Some people are just genetically tougher. But you can train your brain to better handle stress.
Here is a brief excerpt from an article by Richard A. Friedman for The New York Times. To read the complete article, check out others, and learn more about deep-discount subscription rates, please click here.
Credit: Ariel Davis
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As a psychiatrist, I’ve long wondered why some people get ill in the face of stress and adversity — either mentally or physically — while others rarely succumb.
We know, for example, that not everyone gets PTSD after exposure to extreme trauma, while some people get disabling depression with minimal or no stress. Likewise, we know that chronic stress can contribute to physical conditions like heart disease and stroke in some people, while others emerge unscathed. What makes people resilient, and is it something they are born with or can it be acquired later in life?
New research suggests that one possible answer can be found in the brain’s so-called central executive network, which helps regulate emotions, thinking and behavior. In a study published last month, Gregory Miller, a psychologist at Northwestern University, and colleagues there and elsewhere used M.R.I. to study the brains of a racially diverse group of 218 people, ages 12 to 14, living in violent neighborhoods in Chicago. They reported that the youths who had higher levels of functional connectivity in the central executive network had better cardiac and metabolic health than their peers with lower levels of connectivity.
What Dr. Miller and his colleagues discovered was that when neighborhood homicide rates went up, the young people’s cardiometabolic risk — as measured by obesity, blood-pressure and insulin levels, among other variables — also increased, but only in youths who showed lower activity in this brain network. This was true even when the researchers controlled for other factors, like psychological distress, economic status, race or ethnicity. No link was found between brain connectivity and cardiometabolic health for youths in neighborhoods with low levels of violence.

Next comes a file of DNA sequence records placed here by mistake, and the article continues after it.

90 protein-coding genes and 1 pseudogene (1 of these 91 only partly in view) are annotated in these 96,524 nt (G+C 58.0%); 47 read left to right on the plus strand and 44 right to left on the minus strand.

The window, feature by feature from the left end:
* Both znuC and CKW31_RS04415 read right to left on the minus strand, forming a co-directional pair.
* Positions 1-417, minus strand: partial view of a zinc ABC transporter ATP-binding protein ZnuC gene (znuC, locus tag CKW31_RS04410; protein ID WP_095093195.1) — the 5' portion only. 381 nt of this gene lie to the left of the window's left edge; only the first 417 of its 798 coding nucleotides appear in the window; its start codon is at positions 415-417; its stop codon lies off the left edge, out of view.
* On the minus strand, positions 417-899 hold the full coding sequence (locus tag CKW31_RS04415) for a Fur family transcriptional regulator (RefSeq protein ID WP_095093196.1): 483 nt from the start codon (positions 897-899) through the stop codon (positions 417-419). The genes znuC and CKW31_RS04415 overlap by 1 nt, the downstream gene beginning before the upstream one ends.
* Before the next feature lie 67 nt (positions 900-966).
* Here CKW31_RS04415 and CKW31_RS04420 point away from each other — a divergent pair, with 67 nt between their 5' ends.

One plausible explanation is that greater activity in this network increases self-control, which most likely reduces some unhealthy behaviors people often use to cope with stress, like eating junk food or smoking.
What’s curious is that the more medically hardy young people were no less anxious or depressed than their less fortunate peers, which suggests that while being more resilient makes you less vulnerable to adversity, it doesn’t guarantee happiness — or even an awareness of being resilient.
Of course, this is an observational study, so it cannot prove that the correlation between brain connectivity and health is causal. (It is possible, for example, that baseline cardiometabolic status affected brain connectivity, but it would be hard to understand why this would be observed only in high-violence areas.)
Still, there is good reason to believe the link may be causal because other studies have found that we can change the activity in the self-control network, and increase healthy behaviors, with simple behavioral interventions. For example, mindfulness training, which involves attention control, emotion regulation and increased self-awareness, can increase connectivity within this network and help people to quit smoking.
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Here is a direct link to the complete article.
Dr. Friedman is a psychiatrist and a contributing opinion writer.